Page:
by Leigh Lundin
Okay, you get drunk. It happens. So drunk, you pass out. That can happen, too. When you wake up, you have no memory of the previous night, not even of a rough crowd and prostitutes… That might happen too. And you’re charged with homicide.
Yup, murder of a wealthy and important man, killed during a home invasion and robbery. It can happen, especially in 1930s and 40s detective noir novels, but not so much these days, right?
In our first installment, the White Queen in Through the Looking Glass claims, “Sometimes I've believed as many as six impossible things before breakfast.” We described a seemingly impossible case where a supposed murderess was killed weeks before she was believed to have killed another woman.
In our second article, we visited the case of a female serial killer who appeared to outwit police. She wasn’t what she seemed.
Today, again thanks to a reader, we look at a current case, that of a drunk who passed out only to awake to accusations he’d murdered a man.
15km south of San Jose in the heart of Silicon Valley and adjacent to Los Gatos, California, lies the wealthy bedroom community of Monte Sereno. There Raveesh ‘Ravi’ Kumra, entrepreneur and one-time-winery owner lived and died.
Police arrested a number of suspects including a couple of prostitutes and a businessman named Lukis Anderson. Mr. Anderson had no memory of murdering anyone, let alone a man he didn’t know in Monte Sereno. That was unsurprising: Anderson’s blood alcohol exceeded five times the legal limit. But he had a good alibi: At the estimated time of the murder, Anderson was comatose, insensibly blacked out in a hospital.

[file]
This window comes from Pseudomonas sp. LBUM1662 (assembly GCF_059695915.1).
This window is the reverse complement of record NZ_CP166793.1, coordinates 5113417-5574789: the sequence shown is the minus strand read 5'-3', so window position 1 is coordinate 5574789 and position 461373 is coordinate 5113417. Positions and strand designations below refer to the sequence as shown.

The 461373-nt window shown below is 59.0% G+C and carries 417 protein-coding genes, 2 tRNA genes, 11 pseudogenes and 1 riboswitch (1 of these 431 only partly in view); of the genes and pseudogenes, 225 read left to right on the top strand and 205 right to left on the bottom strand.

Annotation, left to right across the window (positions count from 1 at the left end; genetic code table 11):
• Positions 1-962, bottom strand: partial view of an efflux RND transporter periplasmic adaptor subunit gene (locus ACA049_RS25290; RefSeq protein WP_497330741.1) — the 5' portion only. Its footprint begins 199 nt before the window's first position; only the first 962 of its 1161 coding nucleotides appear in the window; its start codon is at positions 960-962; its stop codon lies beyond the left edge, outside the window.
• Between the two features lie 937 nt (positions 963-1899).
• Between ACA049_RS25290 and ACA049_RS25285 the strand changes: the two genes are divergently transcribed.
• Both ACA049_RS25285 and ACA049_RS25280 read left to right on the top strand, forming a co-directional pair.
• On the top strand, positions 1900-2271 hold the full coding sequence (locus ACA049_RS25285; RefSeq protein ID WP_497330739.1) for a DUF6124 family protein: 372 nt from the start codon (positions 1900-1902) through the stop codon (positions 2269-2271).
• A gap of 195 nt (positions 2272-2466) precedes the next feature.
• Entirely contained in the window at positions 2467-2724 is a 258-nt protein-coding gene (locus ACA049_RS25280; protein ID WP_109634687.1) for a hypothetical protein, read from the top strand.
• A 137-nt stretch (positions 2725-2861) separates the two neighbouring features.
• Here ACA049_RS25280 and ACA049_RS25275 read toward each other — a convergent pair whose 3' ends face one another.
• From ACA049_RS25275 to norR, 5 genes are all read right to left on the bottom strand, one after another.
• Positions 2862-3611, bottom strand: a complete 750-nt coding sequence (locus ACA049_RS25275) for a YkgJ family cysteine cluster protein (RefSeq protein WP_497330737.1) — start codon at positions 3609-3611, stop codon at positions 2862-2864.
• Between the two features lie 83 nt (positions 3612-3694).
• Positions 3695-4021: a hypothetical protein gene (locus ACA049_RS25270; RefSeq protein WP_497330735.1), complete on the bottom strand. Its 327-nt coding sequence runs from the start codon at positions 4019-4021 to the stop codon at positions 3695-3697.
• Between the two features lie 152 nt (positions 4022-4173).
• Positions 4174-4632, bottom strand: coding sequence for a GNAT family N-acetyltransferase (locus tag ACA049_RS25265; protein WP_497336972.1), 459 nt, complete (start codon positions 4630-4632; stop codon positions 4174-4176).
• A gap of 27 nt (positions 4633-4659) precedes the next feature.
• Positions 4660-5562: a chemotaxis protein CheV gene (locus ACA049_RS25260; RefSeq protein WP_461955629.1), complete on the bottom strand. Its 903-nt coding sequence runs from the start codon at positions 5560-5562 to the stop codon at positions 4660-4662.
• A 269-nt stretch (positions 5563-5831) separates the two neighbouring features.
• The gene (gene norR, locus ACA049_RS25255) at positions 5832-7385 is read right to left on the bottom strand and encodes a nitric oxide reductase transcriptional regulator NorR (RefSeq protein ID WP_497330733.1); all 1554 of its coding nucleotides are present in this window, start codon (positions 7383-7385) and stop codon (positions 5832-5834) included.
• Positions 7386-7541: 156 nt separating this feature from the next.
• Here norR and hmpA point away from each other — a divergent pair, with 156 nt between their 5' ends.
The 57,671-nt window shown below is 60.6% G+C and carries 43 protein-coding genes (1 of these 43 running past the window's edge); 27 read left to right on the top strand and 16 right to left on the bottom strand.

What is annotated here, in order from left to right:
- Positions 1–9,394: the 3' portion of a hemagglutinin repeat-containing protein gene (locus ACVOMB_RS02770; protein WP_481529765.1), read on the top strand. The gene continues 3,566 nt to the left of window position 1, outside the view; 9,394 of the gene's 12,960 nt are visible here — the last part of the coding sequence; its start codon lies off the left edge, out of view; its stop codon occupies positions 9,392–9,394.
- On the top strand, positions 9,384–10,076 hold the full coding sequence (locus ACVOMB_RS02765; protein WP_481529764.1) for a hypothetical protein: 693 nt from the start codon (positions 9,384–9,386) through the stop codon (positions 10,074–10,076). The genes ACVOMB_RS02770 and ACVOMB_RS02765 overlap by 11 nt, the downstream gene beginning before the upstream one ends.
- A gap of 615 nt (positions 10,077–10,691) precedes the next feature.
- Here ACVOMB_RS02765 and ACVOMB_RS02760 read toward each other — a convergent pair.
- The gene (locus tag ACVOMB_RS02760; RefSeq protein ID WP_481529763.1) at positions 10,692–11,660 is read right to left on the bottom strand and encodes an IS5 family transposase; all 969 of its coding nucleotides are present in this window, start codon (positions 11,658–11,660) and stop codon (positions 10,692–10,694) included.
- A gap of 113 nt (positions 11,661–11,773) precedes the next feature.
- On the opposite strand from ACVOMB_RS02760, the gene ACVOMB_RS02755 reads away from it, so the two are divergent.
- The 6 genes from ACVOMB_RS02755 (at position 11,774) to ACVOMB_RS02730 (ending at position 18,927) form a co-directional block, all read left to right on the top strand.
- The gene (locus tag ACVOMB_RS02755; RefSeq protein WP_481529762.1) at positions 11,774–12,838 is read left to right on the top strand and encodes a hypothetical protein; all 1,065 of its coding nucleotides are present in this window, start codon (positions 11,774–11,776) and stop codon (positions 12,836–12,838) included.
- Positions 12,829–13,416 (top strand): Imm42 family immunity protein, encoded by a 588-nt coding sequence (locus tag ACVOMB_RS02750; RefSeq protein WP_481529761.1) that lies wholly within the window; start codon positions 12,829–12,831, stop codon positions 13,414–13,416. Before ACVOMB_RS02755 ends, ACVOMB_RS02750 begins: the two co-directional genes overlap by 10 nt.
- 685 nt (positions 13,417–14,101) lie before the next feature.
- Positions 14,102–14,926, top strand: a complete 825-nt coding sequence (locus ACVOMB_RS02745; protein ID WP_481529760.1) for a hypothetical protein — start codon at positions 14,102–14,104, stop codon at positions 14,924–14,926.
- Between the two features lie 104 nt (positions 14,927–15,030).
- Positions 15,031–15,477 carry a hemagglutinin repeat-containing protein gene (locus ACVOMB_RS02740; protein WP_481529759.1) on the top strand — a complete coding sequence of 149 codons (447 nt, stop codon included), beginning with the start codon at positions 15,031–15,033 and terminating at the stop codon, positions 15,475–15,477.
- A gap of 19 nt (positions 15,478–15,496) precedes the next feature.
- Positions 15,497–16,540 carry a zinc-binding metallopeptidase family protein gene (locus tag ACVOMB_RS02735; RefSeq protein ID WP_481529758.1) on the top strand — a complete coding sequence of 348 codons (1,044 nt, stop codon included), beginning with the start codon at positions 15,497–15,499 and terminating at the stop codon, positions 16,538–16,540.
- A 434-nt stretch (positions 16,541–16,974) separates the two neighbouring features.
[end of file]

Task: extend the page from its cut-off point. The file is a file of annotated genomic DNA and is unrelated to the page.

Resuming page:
But criminalist Tahnee Mehmet Nelson felt certain Anderson had committed the murder and she found DNA on the victim's body to prove it. And prosecutor Kevin Smith believed her.
Unfortunately, Mrs. Nelson has baggage of her own– she’d been at the center of bungled DNA testing and a subsequent cover-up. And Santa Clara County also bears a tarnished reputation that resulted in an earlier wrongful prosecution. Far from being an independent department, the crime lab is run by and beholden to the Santa Clara County District Attorney’s office.
The Unsinkable Molly O'Neal
But Public Defender Molly O'Neal dug into the case and proved to her own satisfaction that Anderson couldn’t have been in two places at once– unconscious in a hospital and miles away elsewhere murdering a man he’d never met.
Prosecutors don’t like to give up. District Attorney Kevin Smith kept Anderson in jail four months, despite overwhelming evidence to the contrary. Finally, he and ADA Scott Tsui dropped charges against Anderson, although their office continues investigating.
So what happened? Molly O'Neal believes the fault might not lie with the lab, despite their recalcitrance, but with the paramedics. She suggests the same paramedics who brought in Lukis Anderson might also have handled the murder victim after failing to properly clean up, thereby contaminating the crime scene.
If only DNA evidence was considered, it would have convincingly put Mr. Anderson in the dock and likely in prison. But thanks to a dedicated public defender, Molly O'Neal brought justice to the court system, proving her client innocent.